What I Learned Volunteering for Postpartum Support International


Nine months after having my daughter, I started volunteering for Postpartum Support International (PSI).

My postpartum experience opened my eyes to the alarming lack of emotional and mental health resources for new moms. Despite the fact that 1 in every 5 moms suffer from postpartum depression, the majority remain untreated and undiagnosed.

I wanted to better understand this problem and improve outcomes for new moms. So I joined PSI and began supporting moms in Minneapolis and Baltimore.

This experience has fueled my passion to build a better world for moms by advocating for increased access to mental health support.

My postpartum experience

While I didn’t personally suffer from postpartum depression, I experienced increased levels of anxiety and overwhelm. Accessing two types of mental health support helped me navigate the early challenges of motherhood.

First, I joined a peer support group in Minnesota, where I connected with seven other moms on a weekly basis. Together, we explored a range of topics — from birth stories to postpartum adjustment, newborn sleep, and relationships. Connecting with this group became the highlight of my week, as we shared our stories, empathized with each other, and realized we were not alone in our struggles. 

Second, my husband and I established a relationship with a couples therapist, which equipped us with the tools and skills to maintain a strong relationship and resolve issues before they became bigger problems later. We walked away from every session feeling better and with a lot more empathy and understanding for each other.

We’re so grateful for these resources. They had a significant impact on improving our overall mental health and bolstered our confidence as new parents.

Volunteering for PSI

As a local coordinator for PSI, serving Baltimore and Minneapolis, I provide support, information, and resources to new moms and families who are having a hard time during pregnancy or the transition to parenthood. This support can range from offering words of encouragement to researching qualified, local mental health professionals covered by insurance, tailored to the specific needs of a help seeker.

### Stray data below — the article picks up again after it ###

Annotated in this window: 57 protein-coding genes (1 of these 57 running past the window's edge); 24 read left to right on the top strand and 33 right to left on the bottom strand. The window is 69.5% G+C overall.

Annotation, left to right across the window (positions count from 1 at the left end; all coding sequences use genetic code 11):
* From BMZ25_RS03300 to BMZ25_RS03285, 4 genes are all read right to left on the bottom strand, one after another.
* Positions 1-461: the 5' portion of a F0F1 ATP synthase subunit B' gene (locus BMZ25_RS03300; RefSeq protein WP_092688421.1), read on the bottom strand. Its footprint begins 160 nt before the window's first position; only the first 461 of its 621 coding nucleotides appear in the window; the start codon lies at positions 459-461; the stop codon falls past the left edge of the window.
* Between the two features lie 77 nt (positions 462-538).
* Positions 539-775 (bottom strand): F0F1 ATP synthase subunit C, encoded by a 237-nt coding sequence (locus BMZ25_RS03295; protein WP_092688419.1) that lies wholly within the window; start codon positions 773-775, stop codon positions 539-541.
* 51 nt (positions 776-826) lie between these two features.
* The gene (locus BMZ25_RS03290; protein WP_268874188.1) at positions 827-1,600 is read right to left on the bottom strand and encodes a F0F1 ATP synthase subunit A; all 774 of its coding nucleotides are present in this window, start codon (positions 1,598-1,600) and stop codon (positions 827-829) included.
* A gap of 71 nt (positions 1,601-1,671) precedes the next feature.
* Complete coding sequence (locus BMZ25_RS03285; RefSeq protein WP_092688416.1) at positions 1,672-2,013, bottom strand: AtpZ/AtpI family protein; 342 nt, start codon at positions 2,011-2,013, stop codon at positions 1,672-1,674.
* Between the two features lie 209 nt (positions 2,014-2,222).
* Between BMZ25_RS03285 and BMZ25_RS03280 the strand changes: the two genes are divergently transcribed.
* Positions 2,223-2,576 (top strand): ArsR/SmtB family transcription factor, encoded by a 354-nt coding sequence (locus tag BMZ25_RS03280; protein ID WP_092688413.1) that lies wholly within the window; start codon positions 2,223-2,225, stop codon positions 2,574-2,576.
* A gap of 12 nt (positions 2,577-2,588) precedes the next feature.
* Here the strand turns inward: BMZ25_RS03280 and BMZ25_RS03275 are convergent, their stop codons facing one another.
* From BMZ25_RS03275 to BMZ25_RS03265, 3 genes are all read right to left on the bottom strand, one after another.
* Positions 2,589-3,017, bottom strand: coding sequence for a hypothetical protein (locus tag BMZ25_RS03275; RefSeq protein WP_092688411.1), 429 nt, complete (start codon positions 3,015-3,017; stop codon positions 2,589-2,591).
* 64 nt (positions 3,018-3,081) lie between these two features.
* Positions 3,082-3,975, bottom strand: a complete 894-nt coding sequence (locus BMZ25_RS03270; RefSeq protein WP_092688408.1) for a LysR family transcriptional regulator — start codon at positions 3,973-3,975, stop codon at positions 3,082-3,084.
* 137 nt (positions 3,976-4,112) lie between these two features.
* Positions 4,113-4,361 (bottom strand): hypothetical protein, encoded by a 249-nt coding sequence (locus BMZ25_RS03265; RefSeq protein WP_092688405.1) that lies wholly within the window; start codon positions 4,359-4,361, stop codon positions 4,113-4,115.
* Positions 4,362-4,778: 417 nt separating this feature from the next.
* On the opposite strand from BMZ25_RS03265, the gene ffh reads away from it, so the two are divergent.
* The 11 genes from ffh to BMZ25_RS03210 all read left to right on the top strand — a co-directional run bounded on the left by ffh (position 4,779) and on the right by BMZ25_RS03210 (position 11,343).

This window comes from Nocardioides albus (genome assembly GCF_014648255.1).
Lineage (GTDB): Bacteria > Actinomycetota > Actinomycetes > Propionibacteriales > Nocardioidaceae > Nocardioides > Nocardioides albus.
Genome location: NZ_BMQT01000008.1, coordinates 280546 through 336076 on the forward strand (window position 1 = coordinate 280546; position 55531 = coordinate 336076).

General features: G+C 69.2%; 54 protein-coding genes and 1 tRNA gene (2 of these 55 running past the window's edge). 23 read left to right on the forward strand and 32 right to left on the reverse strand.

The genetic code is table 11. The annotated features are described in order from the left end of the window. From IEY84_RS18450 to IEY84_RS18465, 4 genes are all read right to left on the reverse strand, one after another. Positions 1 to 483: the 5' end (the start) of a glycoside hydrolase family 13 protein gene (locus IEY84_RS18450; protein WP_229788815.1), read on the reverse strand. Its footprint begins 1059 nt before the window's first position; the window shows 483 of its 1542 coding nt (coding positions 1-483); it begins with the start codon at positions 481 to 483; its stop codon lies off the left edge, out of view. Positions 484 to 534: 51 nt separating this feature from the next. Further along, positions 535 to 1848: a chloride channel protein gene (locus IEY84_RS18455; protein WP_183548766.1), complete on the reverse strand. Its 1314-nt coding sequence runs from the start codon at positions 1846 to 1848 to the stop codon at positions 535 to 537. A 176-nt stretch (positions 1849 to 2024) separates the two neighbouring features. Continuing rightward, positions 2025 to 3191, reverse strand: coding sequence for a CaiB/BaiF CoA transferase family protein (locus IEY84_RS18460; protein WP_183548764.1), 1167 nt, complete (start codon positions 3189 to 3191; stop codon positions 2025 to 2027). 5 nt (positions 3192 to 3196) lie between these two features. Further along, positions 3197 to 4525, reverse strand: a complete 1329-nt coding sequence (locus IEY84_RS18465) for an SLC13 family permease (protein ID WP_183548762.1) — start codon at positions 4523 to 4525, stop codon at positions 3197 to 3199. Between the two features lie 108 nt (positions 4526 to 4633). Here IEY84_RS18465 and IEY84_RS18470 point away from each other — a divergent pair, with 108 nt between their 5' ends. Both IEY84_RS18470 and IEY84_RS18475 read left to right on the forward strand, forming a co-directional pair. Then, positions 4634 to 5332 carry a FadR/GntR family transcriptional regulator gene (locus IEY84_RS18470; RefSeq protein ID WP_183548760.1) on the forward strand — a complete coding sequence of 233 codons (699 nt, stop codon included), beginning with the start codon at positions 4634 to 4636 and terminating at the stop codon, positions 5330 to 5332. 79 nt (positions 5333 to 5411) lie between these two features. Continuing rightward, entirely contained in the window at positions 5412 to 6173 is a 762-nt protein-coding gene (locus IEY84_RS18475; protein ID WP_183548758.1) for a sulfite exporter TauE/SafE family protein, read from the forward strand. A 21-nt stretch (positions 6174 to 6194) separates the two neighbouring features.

What I’ve learned so far 

My time with PSI has exposed me to a lot of insights. Here are the most surprising discoveries:

  1. Most people don’t know about PSI: Despite being the world’s leading non-profit dedicating to helping women with perinatal mental health disorders (PMHDs) since it was founded in 1987, PSI is not well known, even within the medical community serving new moms. This includes my own OB/Gyn, my daughter’s pediatrician, as well as close friends who are healthcare professionals serving serving new moms and babies (in primary care, neonatal NICUs, birthing centers, and fertility clinics). Increasing awareness around PSI’s comprehensive services is crucial for connecting new moms, healthcare providers, and communities with the support they need.

  2. PMHDs are often misunderstood: Postpartum depression is just one of a broader range of emotional and mental health disorders during pregnancy and postpartum, referred to as perinatal mood and health disorders (or ‘PMHDs’). It includes everything from anxiety to more severe illnesses like psychosis. Sadly, psychosis is widely misunderstood. I learned more about this during a webinar hosted by PSI. It affects 1 in every 1,000 moms (and likely many more go undiagnosed), where new moms suffer a break from reality. The low awareness and intense stigma prevents moms from seeking help early for this temporary yet treatable condition.

  3. New moms are struggling: Talking to more than 20 moms in Baltimore, Minneapolis, and other cities deepened my understanding of the challenges new moms encounter. All moms exhibited symptoms of a PMHD during pregnancy or postpartum — most commonly feeling overwhelmed, anxious, and stressed. Each woman’s journey is unique, influenced by diverse backgrounds, medical histories, life circumstances, and financial access, highlighting the complexity of this problem: